Good morning, Quartz readers!
Oil prices are up 25% since June. Analysts predict that brent crude oil could climb to $100 a barrel, levels not seen since the first months of Russia’s invasion of Ukraine.
The Taiwan Semiconductor Manufacturing Company said its Arizona plant is progressing quickly. The update comes as the project faces a delay until 2025 because of worker shortages, with technicians having to be flown into the US to train staff.
WeWork wants to renegotiate all of its leases. The coworking space company is trying to lower its operating costs after sounding the alarm just weeks ago that it might not have a future.
The 2023 season of the National Football League starts today in the US. The opening game will be hosted by defending Super Bowl champs the Kansas City Chiefs against the Detroit Lions, and the sports bettors are ready.
Since taking over as president at the beginning of this year, Luiz Inácio Lula da Silva’s time-tested tax-and-spend strategy—along with a strong campaign for public ownership of utility and energy companies—appears to be stimulating Brazil’s economy.
It’s a callback to his early aughts. To understand the successes of his current presidency—which so far include growing the country’s GDP and raising its credit rating—it’s helpful to look back at his first, during which Brazil embarked on the largest-ever expansion of its economy. Diego Lasarte has the highlights.
Sure, Donald Trump’s Truth Social won more time to go public, but with only about 2 million active users, the right-wing Twitter clone is not as much a viable social media business as a vehicle for the former US president’s cult of personality.
Digital World Acquisition Corp. (the shell company that Trump’s media firm wants to merge with to go public) has effectively become a meme stock. And perhaps that’s how the new combined firm, which has scaled nearly every barrier preventing it from actualizing as a public company, should be understood. Not a real business, but a stock-market stand-in for one of the most influential and controversial men on the planet. Quartz’s Scott Nover has the take.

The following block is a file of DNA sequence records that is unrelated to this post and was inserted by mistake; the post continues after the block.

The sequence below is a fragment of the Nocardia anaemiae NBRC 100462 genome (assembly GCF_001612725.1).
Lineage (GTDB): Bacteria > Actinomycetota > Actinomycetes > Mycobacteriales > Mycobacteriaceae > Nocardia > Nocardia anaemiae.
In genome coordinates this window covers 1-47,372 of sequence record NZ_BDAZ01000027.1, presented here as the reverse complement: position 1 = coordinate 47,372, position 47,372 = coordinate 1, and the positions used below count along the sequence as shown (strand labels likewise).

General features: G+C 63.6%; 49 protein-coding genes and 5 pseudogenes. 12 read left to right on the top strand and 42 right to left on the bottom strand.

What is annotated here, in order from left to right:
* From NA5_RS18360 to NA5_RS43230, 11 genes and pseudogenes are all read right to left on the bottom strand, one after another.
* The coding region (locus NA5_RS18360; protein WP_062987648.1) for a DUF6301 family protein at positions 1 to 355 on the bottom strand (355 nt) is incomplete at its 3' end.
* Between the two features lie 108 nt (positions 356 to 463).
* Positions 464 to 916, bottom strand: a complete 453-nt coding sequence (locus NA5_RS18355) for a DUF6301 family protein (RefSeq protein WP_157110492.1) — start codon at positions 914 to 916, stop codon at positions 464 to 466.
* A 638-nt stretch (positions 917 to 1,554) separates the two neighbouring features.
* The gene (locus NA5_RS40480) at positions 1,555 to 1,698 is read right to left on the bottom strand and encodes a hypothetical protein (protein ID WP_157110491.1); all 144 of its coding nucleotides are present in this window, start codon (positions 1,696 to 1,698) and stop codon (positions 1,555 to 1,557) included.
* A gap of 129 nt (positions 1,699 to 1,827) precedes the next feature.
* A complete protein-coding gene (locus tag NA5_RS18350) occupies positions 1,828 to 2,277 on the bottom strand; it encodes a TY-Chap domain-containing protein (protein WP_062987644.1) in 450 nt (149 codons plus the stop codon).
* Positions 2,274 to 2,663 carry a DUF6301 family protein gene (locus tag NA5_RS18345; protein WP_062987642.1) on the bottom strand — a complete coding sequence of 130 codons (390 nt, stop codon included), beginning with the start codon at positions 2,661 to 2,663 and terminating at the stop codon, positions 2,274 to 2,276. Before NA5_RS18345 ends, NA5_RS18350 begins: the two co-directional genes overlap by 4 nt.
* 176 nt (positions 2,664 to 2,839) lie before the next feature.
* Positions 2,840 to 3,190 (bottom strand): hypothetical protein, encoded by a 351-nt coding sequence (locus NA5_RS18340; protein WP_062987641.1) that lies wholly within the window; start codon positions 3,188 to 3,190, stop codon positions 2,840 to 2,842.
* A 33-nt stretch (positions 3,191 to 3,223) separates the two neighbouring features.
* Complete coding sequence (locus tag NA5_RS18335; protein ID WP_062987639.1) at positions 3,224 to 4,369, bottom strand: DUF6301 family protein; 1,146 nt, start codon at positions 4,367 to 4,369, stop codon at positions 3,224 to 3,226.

“It is a rare feat for any indie issuer to hit $1 billion in first year, let alone one that is largely a pushback to ESG as many of those ETFs have flopped. Ramaswamy’s wealthy backers helped a lot and running for president probably can’t hurt either. That is some unchartered territory when it comes to ETF marketing.”—Bloomberg Intelligence senior ETF analyst Eric Balchunas
Ramaswamy’s asset management fund Strive calls itself “anti-woke” and “anti-ESG”—and is, in a sense, his US presidential launchpad. But the fund, launched in 2022 and backed by the likes of Peter Thiel and Bill Ackman, is facing legal trouble, and its hype may be short-lived.
People in the US can buy old bridges. Pick up your 128-foot (39-meter) Warren pony truss from 1912 today.
A 2,200-lb (998-kg) bull in Nebraska rides shotgun in his owner’s car. Half of the vehicle’s top has been removed so Howdy Doody can properly fit.
The 400-year-old skeleton of a child was found with its foot padlocked to stop it rising from the dead. The remains were in the same Polish gravesite where a “vampire” woman was found last year, and we will be staying far away from there, thank you very much.
Ten languages are officially spoken across the RuPaul’s Drag Race editions. New goal: learn how to say “death drop” in each (along with every other piece of Drag Race jargon outlined in this week’s Quartz Obsession).
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